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The Bible of the Publishing Industry and its #1 Evangelist

August 23, 2010
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The Bible of the Publishing Industry and its #1 Evangelist

Anita Samen, one of the many brilliant minds behind the new sixteenth edition of The Chicago Manual of Style—and as managing editor at the press, also one of its foremost devotees, evangelists, and hermeneutists—made an appearance on WTTW’s Chicago Tonight last Thursday to discuss the new 16th edition and the updated CMOS online website. Check out the archived video below: See more about the book or check out some of the various subscription options for the Chicago Manual of Style Online. Or, get started by sampling some of the free content offered on the site including the Chicago-Style Citation Quick Guide and the ever popular Q&A. . . .

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CMOS 16 Goes Digital

August 20, 2010
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CMOS 16 Goes Digital

And we’re live! The evening of August 17, Press IT staff flipped the so-called switch, and The Chicago Manual of Style Online, 16th Edition, was successfully launched to much fanfare from editors, writers, and style mavens alike. As the very first edition to be published simultaneously in print and online, this revision begins a fresh chapter in the hundred-year history of the venerable Manual. Much has changed since the last edition came out in 2003, and the sixteenth edition of The Chicago Manual of Style has been reorganized to reflect the way publishing professionals work in the digital age. Replete with the clear, well-considered advice on style and usage that devotees of The Chicago Manual of Style have come to expect, the sixteenth edition also provides a wealth of new information and guidelines for electronic workflow and processes. After the launch, The Chicago Manual of Style Online subscribers automatically received the sixteenth-edition content update, while retaining their access to the fifteenth-edition content. Garrett Kiely, director of the Press, explains why. “We took this unusual step of keeping the previous edition available in our online product because of the way editors and authors work. Many will be involved in projects that . . .

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“The Earliest Royko”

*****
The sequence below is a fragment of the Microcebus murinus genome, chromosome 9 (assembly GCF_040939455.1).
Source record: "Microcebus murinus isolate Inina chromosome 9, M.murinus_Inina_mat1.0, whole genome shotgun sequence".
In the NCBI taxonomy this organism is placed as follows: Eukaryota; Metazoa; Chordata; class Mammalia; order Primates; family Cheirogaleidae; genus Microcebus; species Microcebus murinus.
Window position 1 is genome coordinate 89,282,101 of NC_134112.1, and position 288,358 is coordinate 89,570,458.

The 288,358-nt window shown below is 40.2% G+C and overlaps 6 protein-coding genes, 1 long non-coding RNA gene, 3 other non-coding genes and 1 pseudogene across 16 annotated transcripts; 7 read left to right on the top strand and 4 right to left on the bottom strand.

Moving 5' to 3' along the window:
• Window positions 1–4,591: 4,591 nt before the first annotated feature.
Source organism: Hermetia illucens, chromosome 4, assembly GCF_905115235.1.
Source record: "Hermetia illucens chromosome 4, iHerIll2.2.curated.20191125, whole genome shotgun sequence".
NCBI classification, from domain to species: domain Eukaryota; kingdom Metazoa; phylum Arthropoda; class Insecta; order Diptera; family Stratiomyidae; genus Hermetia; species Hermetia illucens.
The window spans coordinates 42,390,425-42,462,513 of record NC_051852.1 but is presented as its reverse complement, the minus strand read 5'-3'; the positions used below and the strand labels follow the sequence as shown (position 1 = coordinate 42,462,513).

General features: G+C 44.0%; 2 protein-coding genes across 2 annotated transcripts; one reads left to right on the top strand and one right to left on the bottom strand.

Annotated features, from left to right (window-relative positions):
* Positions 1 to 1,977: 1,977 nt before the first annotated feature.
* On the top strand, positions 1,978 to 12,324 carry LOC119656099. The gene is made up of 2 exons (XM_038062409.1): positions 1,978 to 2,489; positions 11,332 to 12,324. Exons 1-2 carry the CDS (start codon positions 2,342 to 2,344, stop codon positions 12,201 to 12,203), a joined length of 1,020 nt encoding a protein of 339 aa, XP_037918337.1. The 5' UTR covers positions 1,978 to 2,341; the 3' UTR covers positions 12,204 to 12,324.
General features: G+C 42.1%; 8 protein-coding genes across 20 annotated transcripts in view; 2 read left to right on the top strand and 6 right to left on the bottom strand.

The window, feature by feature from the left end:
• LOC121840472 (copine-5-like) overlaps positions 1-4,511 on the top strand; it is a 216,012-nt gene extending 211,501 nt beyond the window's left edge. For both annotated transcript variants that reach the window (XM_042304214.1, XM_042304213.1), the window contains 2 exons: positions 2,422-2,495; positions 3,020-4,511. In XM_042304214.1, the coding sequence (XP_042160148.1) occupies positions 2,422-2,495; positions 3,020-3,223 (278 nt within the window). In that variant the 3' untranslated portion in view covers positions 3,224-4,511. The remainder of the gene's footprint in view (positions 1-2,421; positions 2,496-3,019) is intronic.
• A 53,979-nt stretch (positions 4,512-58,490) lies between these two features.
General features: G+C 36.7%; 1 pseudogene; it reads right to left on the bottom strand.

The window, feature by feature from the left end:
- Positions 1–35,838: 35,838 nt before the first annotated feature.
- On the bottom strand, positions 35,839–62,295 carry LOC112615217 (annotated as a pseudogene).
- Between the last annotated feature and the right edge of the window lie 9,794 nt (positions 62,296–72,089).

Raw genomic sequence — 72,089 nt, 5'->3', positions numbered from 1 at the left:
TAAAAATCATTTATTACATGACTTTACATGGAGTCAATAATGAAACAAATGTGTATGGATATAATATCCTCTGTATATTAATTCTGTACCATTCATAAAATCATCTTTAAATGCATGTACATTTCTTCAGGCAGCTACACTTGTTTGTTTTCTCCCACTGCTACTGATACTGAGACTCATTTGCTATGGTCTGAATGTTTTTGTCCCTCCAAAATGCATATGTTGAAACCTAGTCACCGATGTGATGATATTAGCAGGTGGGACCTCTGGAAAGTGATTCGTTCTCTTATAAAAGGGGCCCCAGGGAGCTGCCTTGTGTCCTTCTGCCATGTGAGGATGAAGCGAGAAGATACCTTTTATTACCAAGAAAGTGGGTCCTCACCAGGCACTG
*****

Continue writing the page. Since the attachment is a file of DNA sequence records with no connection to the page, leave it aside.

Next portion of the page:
August 19, 2010
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“The Earliest Royko”

An article in this week’s edition of the Reader points to a new online collection of articles by Mike Royko. The Reader‘s Michael Miner notes that the articles were recently unearthed by Royko’s son, David Royko, while he was in the process of collecting images for the Press’s latest addition to the Royko canon, Royko in Love: Mike’s Letters to Carol. Though titled “The Earliest Royko” the new articles fall chronologically after the contents of Royko in Love which collects correspondence between Royko and his childhood sweetheart, Carol Duckman, while Royko was stationed at Blaine Air Force Base in Washington state . The new articles pick up after Royko returned to Illinois to serve at O’Hare Field where Royko finagled his way into taking charge of the base newspaper, the O’Hare News. Characteristically Royko, Miner writes: “Was there ever a time when Royko was too young to sound like Royko? He must have been a wisenheimer from day one. If the cold war was good for anything it was absurdity, and here he is at 22, strutting his stuff.” Read the Reader article or browse “The Earliest Royko” on David Royko’s website. Find out more about about Royko in Love . . .

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Bobby Thomson, Leo Durocher, and the “shot heard ’round the world”

August 18, 2010
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Bobby Thomson, Leo Durocher, and the “shot heard ’round the world”